Molecular Probes to Analyze Powder Surfaces – News at the 7th IGC Symposium
BASF is using more and more Inverse Gas Chromatography (IGC) to characterize surface properties of particles of batteries, catalysts, building materials and many others. “IGC as a one-fits-all technique gives great – but hardly explored – details” Dr. Matthias Kellermeier, BASF, Material Physics, Ludwigshafen, Germany, summarized it perfectly during his talk “Characterizing complex surfaces of industrial relevance by inverse chromatography”.
Steven Abbott with results of the discussion group.
Ten speakers from industry and academia exchanged their experiences with IGC during the 7th International IGC Symposium, 19.06.2018 in Cologne – with participants from 8 countries. The basic principle is quite easy: “15-20 different gas probes are used like AFM-tips to explore the surface properties” Dr. Ralf Dümpelmann, Inolytix AG, Switzerland, explained. “Many polar, apolar, cyclic and branched molecules are used to provide surface energies, nanoroughness, polarities and electron donor and acceptor properties”.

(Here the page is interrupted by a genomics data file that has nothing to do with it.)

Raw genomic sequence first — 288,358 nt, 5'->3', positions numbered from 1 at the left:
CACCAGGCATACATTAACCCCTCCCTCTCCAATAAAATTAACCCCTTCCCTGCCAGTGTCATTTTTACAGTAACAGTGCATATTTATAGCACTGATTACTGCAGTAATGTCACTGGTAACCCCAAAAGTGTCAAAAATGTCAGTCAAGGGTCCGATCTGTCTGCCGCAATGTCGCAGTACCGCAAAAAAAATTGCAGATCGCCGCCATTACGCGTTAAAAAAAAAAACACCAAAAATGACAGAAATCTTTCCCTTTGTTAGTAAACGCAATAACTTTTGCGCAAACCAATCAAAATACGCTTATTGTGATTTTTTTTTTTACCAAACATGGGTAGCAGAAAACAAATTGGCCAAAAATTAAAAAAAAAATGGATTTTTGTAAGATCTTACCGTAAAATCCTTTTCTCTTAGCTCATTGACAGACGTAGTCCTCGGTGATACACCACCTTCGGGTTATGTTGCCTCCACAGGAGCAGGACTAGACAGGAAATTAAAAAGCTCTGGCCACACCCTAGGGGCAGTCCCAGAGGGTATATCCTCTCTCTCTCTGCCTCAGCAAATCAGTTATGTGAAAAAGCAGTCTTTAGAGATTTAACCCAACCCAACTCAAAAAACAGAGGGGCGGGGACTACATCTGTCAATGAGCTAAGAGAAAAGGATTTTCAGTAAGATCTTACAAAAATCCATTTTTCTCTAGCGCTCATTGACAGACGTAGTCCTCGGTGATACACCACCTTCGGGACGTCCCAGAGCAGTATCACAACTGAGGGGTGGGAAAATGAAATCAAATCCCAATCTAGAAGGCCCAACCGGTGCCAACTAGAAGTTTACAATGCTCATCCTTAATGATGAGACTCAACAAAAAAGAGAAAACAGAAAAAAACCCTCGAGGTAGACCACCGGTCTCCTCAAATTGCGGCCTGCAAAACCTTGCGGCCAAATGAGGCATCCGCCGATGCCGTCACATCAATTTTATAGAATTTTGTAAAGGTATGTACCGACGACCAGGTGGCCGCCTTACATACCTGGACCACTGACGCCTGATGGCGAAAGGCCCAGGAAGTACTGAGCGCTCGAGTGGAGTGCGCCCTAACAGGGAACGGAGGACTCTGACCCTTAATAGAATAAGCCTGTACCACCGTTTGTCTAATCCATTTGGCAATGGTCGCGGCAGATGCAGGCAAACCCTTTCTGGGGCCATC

Practices & applications of IGC
However, the practices itself and the applications are very different, as the presentations showed. Dr. Peter Schiffels, Fraunhofer Inst. Bremen, showed the different surface qualities of lignin intended as precursor for bio-based carbon fiber production. Another practice was a good differentiation of industrial TiO2 samples shown by Sven Böhm, Kronos International, Leverkusen. In addition, the effect of different mills and grinding conditions on the mineral attapulgite was explained by Rachel Calvet, Ecoles des Mines, Albi, France. Other speakers provided examples about carbon black particles and zeolites.